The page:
The trial for orchestrating a coup d’état in Belarus began on July 29, after more than a year and a half since the 5 defendants were arrested. On the first day, the prosecutor’s office accused the main suspects, Yuri Zenkovich and Alexander Feduta, of attempting to seize power by unconstitutional means. Then, two people suspected of complicity were heard: Grigory Kostusev and Olga Golubovich. The leader of the Belarusian Popular Front pleaded not guilty in court, claiming that he attended the conferences on Zoom only as an observer. Moreover, Kostusev denied that the participants in the meetings were plotting a plan to seize power in Belarus and branded as false the prosecutor’s office’s accusations that the defendants intended to co-opt generals of the Belarusian army on their side to help them in carrying out the coup. Olga Golubovich admitted instead that she had participated in the protests against the Belarusian president in August 2020, despite the fact that she had been informed by the authorities that they were illegal. She claimed that, since the fall of 2021, she had been hiding in various places in Minsk – in bus or railway stations and even in the cemetery – money offered by Yuri Zenkovich that should have ended up in the pockets of some generals of the Belarusian army so that they would participate in the coup d’état.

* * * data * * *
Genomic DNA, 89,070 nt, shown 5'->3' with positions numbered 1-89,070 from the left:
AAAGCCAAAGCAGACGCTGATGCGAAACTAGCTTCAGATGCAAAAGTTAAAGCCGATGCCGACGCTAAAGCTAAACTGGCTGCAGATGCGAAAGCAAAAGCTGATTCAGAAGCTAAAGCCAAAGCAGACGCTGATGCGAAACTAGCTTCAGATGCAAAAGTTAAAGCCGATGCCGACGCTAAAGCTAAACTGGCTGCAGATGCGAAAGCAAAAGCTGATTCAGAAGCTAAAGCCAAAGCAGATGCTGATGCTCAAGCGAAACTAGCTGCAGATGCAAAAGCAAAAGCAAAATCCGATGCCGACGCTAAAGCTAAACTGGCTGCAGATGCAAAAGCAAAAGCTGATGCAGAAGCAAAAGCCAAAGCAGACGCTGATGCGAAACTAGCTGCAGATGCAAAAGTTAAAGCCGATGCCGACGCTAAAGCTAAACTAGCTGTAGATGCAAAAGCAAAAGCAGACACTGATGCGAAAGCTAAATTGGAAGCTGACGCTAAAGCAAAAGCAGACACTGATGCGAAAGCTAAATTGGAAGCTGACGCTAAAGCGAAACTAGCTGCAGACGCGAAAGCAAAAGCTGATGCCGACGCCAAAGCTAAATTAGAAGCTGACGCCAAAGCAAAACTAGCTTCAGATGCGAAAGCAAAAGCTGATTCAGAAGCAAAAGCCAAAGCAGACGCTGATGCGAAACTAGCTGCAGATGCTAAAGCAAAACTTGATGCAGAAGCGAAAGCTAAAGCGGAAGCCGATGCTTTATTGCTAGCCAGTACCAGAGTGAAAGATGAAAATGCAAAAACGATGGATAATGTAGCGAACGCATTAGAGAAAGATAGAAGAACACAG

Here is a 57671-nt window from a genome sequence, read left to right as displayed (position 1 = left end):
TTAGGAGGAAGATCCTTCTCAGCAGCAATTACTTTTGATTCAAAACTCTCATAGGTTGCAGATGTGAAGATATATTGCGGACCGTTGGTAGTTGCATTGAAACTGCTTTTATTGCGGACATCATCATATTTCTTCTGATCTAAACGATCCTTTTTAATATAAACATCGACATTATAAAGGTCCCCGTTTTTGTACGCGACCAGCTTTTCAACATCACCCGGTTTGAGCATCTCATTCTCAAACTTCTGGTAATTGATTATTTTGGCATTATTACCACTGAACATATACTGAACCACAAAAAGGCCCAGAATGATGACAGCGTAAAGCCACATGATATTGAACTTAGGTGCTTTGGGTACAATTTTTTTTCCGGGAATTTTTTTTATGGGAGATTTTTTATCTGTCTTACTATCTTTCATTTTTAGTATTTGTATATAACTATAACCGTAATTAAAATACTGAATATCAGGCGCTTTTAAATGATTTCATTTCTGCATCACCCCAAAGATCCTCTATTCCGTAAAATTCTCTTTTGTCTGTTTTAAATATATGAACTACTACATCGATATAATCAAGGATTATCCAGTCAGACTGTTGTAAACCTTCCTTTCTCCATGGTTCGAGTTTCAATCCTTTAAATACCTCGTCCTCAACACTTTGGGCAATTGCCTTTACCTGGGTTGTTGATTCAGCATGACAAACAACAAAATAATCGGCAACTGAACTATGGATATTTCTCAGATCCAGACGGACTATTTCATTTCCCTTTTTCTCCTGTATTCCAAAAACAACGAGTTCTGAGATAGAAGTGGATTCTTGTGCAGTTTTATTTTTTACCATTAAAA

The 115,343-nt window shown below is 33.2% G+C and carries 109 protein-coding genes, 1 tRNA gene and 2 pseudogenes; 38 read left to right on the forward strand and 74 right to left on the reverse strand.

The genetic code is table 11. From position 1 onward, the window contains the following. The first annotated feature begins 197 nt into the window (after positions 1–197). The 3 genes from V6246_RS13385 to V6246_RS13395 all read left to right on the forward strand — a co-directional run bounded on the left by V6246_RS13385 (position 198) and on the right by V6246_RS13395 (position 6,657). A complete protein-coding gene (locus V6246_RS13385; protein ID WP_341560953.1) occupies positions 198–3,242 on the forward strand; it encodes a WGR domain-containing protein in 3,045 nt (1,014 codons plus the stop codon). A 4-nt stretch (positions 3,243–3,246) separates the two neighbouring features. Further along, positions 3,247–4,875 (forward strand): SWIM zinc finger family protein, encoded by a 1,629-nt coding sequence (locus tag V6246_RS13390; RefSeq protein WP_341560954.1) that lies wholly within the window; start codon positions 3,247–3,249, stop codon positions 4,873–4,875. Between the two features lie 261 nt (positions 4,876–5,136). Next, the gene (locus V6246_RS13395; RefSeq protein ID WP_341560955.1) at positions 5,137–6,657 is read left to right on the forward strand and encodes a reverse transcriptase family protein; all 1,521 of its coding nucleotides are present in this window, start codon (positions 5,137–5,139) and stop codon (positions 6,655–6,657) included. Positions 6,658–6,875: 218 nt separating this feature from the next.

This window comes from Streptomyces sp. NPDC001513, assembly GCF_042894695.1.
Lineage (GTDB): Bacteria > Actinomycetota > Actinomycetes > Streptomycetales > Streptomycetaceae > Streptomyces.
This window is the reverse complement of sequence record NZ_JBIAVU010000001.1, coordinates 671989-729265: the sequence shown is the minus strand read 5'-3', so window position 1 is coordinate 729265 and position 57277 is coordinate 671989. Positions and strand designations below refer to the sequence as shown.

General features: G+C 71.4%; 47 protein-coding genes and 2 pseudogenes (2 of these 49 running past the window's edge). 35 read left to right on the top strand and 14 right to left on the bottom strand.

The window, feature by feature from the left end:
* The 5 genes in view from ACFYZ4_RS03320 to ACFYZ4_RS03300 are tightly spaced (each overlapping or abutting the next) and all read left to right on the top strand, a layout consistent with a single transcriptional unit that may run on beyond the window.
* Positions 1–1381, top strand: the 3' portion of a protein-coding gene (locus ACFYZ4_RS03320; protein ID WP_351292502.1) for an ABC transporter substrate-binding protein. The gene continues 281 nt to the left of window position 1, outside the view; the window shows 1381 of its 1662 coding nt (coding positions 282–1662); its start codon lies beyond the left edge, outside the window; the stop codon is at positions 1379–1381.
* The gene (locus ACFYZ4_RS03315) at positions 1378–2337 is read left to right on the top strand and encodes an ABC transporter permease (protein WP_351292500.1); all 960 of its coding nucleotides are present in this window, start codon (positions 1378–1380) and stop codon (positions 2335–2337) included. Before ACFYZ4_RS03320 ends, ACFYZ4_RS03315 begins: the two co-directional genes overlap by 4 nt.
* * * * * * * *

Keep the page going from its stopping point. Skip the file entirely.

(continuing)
On the third day, Alexander Feduta testified before the Court. Unlike Kostusev, he admitted that he had taken part in the talks through which the conspirators had prepared the plot. However, the political scientist denied that, during the meetings, the participants had planned the assassination of Alexander Lukashenko. Instead, he admitted that after the coup, he would have taken over the responsibilities of reforming the electoral and educational systems, as well as convincing some Belarusian officials to be part of the future governing bodies during the transition period: a presidential council and an interim government. While Grigory Kostusev complained about the detention conditions and questioned the way the authorities conducted the investigation, Feduta contradicted him by stating to the Court that ‘the investigation was fairly conducted and the detention conditions were quite tolerable.’